- The Washington Times - Monday, December 17, 2012

Flags are at half-staff as Americans collectively mourn the murder of children at Sandy Hook Elementary School in Newtown, Conn. on Friday. Photographs that captured the faces of the innocent youth and their brave teachers that day make us weep for the pain and loss their families are facing this Christmas season. Everyone wants to find a way to prevent this nightmare from happening to another child, but none of the proposed solutions would do that.

This should be a time to pray for the lives lost and to rally around the families affected by the horror. Churches and other places of worship were packed this weekend as many looked for answers as to why someone would do something so unimaginable.

Unfortunately, there are those who can’t set aside politics for even a day. They seek to take advantage of the public’s tears and fears to accomplish what wouldn’t be possible during a less emotional time.

On the very day of the tragedy, Rep. Jerry Nadler, New York Democrat, went on MSNBC to begin the push for more gun control laws, saying, “I think we will be there if the president exploits it.” New York Mayor Michael R. Bloomberg likewise stepped forward before the victims’ bodies had been removed from the crime scene. He issued a statement Friday calling on President Obama to take “immediate action.”

The mayor wants more laws, and Sen. Dianne Feinstein is writing one now. The California Democrat told NBC on Sunday that she intends to introduce her revival of President Clinton’s “assault weapons ban” when the Senate convenes in January. The No. 3 in the Senate, Charles E. Schumer, New York Democrat, said on CBS that he was confident a bill with further restrictions on the Second Amendment has the votes to pass now. Mr. Obama’s spokesman, Jay Carney, said Friday that the president still supports this ban.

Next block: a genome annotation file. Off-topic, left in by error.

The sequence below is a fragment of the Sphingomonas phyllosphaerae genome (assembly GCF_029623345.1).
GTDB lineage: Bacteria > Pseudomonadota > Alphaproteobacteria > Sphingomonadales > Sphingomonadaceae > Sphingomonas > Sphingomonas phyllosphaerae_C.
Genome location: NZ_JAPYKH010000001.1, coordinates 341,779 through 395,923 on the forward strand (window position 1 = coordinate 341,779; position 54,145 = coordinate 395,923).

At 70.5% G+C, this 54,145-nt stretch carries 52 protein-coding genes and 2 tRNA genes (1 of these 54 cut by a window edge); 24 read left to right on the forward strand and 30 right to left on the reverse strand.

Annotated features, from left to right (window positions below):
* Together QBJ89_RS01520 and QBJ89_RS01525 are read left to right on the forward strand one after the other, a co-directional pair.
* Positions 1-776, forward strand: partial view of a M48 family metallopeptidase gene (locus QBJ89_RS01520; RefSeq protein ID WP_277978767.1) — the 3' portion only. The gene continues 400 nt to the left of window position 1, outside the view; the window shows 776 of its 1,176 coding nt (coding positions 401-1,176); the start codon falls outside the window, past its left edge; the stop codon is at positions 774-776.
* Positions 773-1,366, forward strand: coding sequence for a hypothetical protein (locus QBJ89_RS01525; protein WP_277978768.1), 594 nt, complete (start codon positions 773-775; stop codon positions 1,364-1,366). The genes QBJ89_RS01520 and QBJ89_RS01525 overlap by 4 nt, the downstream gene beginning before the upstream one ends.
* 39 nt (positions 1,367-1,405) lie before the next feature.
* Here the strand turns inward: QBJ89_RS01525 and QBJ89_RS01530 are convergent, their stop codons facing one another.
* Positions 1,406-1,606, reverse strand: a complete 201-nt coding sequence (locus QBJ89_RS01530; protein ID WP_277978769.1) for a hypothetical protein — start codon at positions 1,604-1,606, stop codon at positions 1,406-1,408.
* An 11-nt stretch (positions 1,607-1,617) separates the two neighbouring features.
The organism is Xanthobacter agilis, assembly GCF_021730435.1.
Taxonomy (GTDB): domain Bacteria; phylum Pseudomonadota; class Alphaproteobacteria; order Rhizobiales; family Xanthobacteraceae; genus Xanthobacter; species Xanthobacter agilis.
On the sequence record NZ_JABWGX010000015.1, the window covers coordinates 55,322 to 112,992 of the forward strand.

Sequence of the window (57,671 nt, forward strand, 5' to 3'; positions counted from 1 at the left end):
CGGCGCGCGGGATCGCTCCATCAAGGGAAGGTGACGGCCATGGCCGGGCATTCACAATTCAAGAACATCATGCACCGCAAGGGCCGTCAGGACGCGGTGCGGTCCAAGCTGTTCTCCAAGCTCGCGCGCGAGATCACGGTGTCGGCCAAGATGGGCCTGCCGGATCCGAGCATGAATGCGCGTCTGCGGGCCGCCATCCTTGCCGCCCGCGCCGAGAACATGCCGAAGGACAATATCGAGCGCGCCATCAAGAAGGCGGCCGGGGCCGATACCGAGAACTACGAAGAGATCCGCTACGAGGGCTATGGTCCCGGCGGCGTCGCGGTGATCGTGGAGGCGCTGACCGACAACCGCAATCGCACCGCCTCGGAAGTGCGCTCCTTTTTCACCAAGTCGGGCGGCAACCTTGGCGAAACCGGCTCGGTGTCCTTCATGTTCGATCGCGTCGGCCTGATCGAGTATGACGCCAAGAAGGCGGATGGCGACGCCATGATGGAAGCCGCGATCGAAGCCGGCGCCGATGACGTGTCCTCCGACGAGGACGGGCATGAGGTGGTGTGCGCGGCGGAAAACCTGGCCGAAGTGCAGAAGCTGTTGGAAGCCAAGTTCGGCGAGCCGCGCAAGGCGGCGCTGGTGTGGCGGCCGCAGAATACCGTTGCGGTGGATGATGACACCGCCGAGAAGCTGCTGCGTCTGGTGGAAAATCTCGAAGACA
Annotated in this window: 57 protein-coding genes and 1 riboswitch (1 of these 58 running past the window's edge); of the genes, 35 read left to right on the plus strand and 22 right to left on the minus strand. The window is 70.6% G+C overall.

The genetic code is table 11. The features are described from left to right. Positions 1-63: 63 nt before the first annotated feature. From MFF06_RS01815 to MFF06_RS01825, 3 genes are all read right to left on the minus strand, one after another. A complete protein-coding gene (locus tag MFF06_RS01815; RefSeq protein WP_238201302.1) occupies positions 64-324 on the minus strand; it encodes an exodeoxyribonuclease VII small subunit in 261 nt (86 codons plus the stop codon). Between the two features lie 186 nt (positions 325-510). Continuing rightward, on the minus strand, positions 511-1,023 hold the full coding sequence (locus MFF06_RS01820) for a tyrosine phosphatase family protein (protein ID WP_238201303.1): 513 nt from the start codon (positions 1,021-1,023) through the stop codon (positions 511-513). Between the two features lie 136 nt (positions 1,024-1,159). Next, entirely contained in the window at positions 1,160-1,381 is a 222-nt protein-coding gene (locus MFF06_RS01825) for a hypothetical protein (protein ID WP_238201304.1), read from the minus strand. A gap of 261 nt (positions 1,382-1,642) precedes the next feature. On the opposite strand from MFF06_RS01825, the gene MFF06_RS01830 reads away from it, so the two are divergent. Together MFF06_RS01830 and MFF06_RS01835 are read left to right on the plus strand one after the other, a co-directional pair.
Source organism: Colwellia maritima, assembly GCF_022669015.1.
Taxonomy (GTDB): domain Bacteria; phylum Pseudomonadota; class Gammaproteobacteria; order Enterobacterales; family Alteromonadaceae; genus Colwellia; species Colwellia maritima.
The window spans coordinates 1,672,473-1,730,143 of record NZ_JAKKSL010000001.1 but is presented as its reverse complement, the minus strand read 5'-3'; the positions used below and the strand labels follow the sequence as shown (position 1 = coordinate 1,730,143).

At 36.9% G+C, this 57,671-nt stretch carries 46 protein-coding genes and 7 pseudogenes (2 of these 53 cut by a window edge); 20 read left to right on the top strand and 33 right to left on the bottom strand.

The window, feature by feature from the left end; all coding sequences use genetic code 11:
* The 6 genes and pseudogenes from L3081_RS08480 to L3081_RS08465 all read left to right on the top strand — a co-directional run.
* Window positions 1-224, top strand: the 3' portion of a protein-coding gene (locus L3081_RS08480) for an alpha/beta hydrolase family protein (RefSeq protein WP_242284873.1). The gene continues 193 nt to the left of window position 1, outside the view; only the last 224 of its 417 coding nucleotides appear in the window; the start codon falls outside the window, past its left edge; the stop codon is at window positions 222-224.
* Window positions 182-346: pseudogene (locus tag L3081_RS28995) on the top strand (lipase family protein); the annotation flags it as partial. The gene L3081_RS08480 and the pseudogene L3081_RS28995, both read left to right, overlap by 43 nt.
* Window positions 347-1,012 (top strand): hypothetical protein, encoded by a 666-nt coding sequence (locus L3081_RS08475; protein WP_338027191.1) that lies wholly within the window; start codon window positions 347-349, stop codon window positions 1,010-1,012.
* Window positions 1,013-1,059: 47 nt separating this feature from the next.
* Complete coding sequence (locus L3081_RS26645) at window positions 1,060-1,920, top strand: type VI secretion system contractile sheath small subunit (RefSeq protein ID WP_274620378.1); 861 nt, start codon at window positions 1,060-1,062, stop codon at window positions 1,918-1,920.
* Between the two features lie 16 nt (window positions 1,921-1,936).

Mrs. Feinstein’s bill would reinstate the statute she helped draft and was the law of the land from 1994-2004. This prohibition on firearms with cosmetic features that mimic the appearance of military weapons failed to produce any reduction in crime. When the law came up for renewal, the Federal Bureau of Investigation and law enforcement told Congress they didn’t need it.

In the eight years that have passed since the ban’s expiration, gun sales have gone up while crime has gone down — contrary to the dire predictions of gun control proponents. The problem has never been the ready availability of the particular tools used by killers. Mass murders of equal or greater horror scarred civilization long before gunpowder’s invention.

It can only be a darkness in a man’s soul that drives him to take the lives of the innocent in a school, in a movie theater or on a campus. The Russian novelist Dostoyevsky explored this dark side of human nature in his “Brothers Karamazov,” where the character Dmitri opined on why an individual might commit an unthinkable act, saying, “without God and immortal life? All things are lawful then, they can do what they like.” Similar thoughts presumably pass through the minds of history’s most evil men, to the extent they were capable of rational thought.

That’s why law can never be the remedy for evil, and solutions won’t be found in politics or policy. Instead, this is a time to offer comfort to the families that have been devastated with loss. It is a time for prayer.

Click here to next read: MILLER:Connecticut Tragedy.

Emily Miller is a senior editor for the Opinion pages at The Washington Times.


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